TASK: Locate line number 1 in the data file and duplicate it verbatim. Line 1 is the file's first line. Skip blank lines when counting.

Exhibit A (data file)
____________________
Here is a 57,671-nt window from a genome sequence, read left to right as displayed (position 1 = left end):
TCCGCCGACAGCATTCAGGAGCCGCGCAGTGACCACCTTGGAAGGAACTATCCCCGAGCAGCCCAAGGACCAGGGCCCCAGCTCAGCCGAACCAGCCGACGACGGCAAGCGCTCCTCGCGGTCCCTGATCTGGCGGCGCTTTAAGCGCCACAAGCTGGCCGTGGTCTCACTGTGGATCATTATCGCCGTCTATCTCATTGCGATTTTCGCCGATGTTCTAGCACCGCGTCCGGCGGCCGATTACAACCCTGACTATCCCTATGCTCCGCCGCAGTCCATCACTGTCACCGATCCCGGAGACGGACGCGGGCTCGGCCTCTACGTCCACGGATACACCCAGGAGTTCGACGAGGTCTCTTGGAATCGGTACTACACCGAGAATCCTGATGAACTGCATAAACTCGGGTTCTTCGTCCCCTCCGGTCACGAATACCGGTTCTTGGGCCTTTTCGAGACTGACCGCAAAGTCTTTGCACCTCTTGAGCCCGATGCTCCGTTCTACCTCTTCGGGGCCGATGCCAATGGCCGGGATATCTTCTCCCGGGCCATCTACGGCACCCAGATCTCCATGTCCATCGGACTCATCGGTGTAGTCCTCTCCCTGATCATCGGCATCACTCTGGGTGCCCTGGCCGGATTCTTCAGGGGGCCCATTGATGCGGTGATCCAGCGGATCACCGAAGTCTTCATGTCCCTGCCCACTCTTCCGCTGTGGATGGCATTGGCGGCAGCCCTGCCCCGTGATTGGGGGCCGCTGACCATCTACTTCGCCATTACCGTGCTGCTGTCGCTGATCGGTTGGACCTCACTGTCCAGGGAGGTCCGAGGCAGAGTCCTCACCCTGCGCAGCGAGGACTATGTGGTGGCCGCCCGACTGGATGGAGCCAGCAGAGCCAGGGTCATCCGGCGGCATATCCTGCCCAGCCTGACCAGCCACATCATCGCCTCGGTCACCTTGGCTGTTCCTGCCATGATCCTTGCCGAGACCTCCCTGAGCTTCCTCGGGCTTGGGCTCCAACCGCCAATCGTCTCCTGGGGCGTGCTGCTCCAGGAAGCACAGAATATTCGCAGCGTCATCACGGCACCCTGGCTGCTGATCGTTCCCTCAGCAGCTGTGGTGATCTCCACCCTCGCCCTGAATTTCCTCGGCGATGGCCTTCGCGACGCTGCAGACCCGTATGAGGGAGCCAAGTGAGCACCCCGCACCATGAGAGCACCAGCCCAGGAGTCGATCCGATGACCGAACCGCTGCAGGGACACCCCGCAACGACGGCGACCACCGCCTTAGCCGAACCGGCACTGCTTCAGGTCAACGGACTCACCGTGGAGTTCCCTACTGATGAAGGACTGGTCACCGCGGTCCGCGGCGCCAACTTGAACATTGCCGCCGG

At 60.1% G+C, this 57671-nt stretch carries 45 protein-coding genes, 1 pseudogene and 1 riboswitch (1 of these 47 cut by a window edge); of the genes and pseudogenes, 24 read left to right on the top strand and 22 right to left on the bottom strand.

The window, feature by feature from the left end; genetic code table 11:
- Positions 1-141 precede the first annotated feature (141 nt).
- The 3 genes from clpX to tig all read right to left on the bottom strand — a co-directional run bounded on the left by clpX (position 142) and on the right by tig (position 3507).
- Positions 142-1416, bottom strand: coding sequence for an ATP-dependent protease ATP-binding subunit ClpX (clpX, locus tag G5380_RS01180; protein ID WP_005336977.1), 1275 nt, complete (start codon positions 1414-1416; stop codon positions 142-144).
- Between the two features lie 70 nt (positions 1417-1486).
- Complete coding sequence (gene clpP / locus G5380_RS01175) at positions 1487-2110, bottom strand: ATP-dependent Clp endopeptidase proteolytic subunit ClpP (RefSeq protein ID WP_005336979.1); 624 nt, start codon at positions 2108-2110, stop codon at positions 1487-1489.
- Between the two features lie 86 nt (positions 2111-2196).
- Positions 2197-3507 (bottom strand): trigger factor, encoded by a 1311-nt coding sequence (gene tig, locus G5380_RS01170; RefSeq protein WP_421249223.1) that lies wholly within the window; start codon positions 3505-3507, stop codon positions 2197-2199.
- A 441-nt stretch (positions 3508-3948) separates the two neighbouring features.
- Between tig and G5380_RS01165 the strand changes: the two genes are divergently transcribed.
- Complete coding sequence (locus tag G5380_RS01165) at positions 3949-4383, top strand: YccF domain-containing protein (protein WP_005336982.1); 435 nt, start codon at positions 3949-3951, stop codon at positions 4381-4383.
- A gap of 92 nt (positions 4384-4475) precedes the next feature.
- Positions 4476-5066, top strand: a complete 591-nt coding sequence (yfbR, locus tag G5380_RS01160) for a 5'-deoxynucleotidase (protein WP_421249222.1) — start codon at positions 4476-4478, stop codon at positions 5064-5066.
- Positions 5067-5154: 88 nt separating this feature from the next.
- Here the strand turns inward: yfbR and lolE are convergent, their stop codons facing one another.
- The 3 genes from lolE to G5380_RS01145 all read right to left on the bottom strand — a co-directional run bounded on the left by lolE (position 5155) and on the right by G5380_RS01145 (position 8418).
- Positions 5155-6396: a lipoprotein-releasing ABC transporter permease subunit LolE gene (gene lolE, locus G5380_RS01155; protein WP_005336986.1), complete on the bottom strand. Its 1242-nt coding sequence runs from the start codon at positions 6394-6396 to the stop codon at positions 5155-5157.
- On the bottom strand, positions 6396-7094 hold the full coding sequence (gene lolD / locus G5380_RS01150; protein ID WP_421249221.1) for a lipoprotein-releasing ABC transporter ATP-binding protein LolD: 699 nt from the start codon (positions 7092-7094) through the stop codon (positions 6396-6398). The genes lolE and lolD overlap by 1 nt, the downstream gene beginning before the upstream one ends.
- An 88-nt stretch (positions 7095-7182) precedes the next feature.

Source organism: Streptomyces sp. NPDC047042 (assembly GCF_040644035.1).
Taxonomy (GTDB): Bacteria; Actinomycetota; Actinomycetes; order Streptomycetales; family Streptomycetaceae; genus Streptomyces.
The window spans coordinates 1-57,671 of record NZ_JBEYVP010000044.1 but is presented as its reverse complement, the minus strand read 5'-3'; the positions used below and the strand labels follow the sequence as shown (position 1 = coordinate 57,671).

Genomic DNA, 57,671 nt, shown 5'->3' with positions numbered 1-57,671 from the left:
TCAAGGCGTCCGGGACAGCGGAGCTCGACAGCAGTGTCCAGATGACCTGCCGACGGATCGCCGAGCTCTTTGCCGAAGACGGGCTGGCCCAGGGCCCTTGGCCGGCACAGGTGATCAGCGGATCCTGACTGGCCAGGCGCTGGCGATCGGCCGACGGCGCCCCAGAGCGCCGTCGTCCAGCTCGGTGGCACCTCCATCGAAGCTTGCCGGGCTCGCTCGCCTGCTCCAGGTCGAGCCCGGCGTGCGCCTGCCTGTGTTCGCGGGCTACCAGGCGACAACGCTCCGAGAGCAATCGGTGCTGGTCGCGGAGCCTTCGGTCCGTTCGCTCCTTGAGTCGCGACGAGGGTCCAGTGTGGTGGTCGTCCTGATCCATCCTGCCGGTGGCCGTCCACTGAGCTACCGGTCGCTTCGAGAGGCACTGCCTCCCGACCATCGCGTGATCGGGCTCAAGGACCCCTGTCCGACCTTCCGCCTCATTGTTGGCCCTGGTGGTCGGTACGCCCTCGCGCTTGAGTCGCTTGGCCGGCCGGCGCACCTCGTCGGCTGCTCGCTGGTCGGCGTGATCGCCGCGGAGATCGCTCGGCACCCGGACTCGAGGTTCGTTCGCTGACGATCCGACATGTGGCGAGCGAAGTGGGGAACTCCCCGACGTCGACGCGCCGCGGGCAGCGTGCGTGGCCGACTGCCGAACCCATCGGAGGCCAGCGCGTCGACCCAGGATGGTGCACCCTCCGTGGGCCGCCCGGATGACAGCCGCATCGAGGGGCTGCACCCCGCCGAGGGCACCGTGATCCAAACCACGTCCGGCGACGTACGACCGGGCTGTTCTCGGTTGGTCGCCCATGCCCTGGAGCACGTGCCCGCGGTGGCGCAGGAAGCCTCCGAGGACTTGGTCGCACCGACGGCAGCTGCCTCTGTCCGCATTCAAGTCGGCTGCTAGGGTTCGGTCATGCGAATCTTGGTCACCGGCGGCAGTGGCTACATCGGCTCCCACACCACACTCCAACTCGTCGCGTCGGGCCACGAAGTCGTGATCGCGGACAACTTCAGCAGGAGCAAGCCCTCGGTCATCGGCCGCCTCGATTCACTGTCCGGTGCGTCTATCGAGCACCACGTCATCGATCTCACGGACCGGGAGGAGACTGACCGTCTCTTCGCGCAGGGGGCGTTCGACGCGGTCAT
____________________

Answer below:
Here is a 57,671-nt window from a genome sequence, read left to right as displayed (position 1 = left end):